A background process is a computer process that runs "behind the scenes" (i.e. in the background) and without user intervention. Typical tasks for these processes include logging, system monitoring, scheduling, and user notification.
On a Unix system, a background process or job can be further identified as one whose group ID differs from its terminal group ID. This type of process is unable to receive keyboard signals from and typically will not send output to its parent terminal. This more technical definition does not distinguish between whether or not the process can receive user intervention.
Although background processes are typically used for purposes requiring few resources, any process can be run in the background, and even though the process is running in the background, where it can't be seen, it behaves like any other process.
In this example running on GNU/Linux, the sleep utility was launched into the background. Afterward, the ps tool was run in the foreground, where it output the below text. Both were launched from an instance of the bash shell. The TPGID header indicates the foreground process group of the listed process, and the PGID is the process' group ID.
PPID PID PGID SID TTY TPGID STAT UID TIME COMMAND ... 1 3537 3537 3537 tty2 1311 Ss 0 0:00 /bin/login -- 3537 463 463 3537 tty2 1311 R 1000 0:00 \_ -bash 463 1245 1245 3537 tty2 1311 S 1000 0:00 \_ sleep 300 463 1311 1311 3537 tty2 1311 R+ 1000 0:00 \_ ps axjf ...
Launch & Resumption on Unix 
From a Unix command line, a background process can be launched using the "&" operator. The bg utility can resume a suspended job, running it in the background. Using the fg utility will associate a background process with its parent terminal, bringing it into the foreground. The jobs utility will list all processes associated with the current terminal and can be used to bring background processes into the foreground.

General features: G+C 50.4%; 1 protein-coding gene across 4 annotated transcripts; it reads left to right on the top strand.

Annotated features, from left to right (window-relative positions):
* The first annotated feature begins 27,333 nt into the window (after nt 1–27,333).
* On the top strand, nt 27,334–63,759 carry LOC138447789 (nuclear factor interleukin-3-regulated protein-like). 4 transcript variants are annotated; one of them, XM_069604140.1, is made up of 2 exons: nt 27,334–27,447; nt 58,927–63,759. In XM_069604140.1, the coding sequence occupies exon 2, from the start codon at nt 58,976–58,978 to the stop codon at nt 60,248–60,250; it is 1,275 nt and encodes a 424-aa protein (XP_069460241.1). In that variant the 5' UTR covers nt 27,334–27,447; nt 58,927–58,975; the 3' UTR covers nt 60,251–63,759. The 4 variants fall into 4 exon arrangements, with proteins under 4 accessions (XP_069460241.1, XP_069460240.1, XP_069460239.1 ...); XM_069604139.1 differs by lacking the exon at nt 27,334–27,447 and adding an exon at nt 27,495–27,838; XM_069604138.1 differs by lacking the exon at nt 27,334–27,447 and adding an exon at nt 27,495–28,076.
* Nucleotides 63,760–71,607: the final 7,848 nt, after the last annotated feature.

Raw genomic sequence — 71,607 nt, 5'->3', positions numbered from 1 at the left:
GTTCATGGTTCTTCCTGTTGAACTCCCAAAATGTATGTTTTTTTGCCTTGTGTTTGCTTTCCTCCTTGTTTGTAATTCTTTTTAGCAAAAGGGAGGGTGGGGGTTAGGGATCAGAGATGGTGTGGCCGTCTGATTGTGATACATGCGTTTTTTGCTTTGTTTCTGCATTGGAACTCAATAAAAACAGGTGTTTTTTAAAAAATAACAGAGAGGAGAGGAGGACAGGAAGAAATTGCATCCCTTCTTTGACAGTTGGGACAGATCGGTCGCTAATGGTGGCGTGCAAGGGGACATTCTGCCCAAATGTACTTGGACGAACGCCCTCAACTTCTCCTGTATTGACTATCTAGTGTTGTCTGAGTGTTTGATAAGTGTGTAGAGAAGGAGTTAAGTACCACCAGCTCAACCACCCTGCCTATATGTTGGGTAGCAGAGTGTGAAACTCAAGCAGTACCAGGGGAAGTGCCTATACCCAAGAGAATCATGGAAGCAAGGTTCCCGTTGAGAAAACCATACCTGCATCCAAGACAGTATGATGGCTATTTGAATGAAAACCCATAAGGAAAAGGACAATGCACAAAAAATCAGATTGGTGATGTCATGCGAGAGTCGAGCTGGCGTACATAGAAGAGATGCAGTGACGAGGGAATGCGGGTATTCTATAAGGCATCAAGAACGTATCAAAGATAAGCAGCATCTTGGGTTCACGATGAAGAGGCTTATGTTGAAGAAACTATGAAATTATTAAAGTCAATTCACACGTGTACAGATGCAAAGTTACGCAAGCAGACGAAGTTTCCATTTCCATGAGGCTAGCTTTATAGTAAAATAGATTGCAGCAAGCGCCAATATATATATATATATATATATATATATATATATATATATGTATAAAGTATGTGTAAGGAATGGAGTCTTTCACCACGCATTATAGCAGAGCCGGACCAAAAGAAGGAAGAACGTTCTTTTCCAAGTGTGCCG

A daemon is a type of background process designed to run continually in the background, waiting for event(s) to occur or condition(s) to be met. These processes typically use minimal system resources and perform tasks which require little to no input from the user. When launched with the daemon function, daemons are disassociated from their parent terminal.
Many newer versions of smartphone & PDA operating systems now include the ability to start background processes. Due to hardware constraints, background processes on mobile operating systems are often restricted to certain tasks or consumption levels. On Android, CPU usage for background processes is bounded at 5 - 10%. Third-party applications on Apple's iOS are limited to a certain set of functions while running in the background. On both iOS and Android, background processes can be killed by the system if they are using too much of the system's memory.
See also 
- "What is an Operating System?, Processes". The Linux Tutorial. Retrieved 14 November 2010.
- Michele Cyran (December 1993). Oracle Database Concepts, 10g Release 1. Oracle Corporation. B10743-01. Retrieved 12 November 2010.
- Jesus Diaz (8 April 2010). "How Multitasking Works in the New iPhone OS 4.0". Gizmodo. Archived from the original on 2 November 2010. Retrieved 14 November 2010.
- GNU Bash Reference Manual, Edition 4.1, Job Control Basics. Free Software Foundation, Inc. 23 December 2009. Archived from the original on 3 December 2010. Retrieved 10 November 2010.
- Branko Lankester, Michael Shields (28 July 2004). Linux User's Manual, "ps". Retrieved 10 November 2010.
- Åke Nordlund (7 February 2007). "Background Processes in Unix/Linux". Retrieved 10 November 2010.
- Eric S. Raymond (1 October 2004). The Jargon File, version 4.4.8, "daemon". Archived from the original on 3 November 2010. Retrieved 10 November 2010.
- raf (12 June 2010). Linux User's Manual, "daemon". Archived from the original on 21 October 2010. Retrieved 10 November 2010.
- Matt Buchanan (2010-04-29). "Giz Explains: How Multitasking Works on a Phone". Gizmodo. Archived from the original on 17 October 2010. Retrieved 14 November 2010.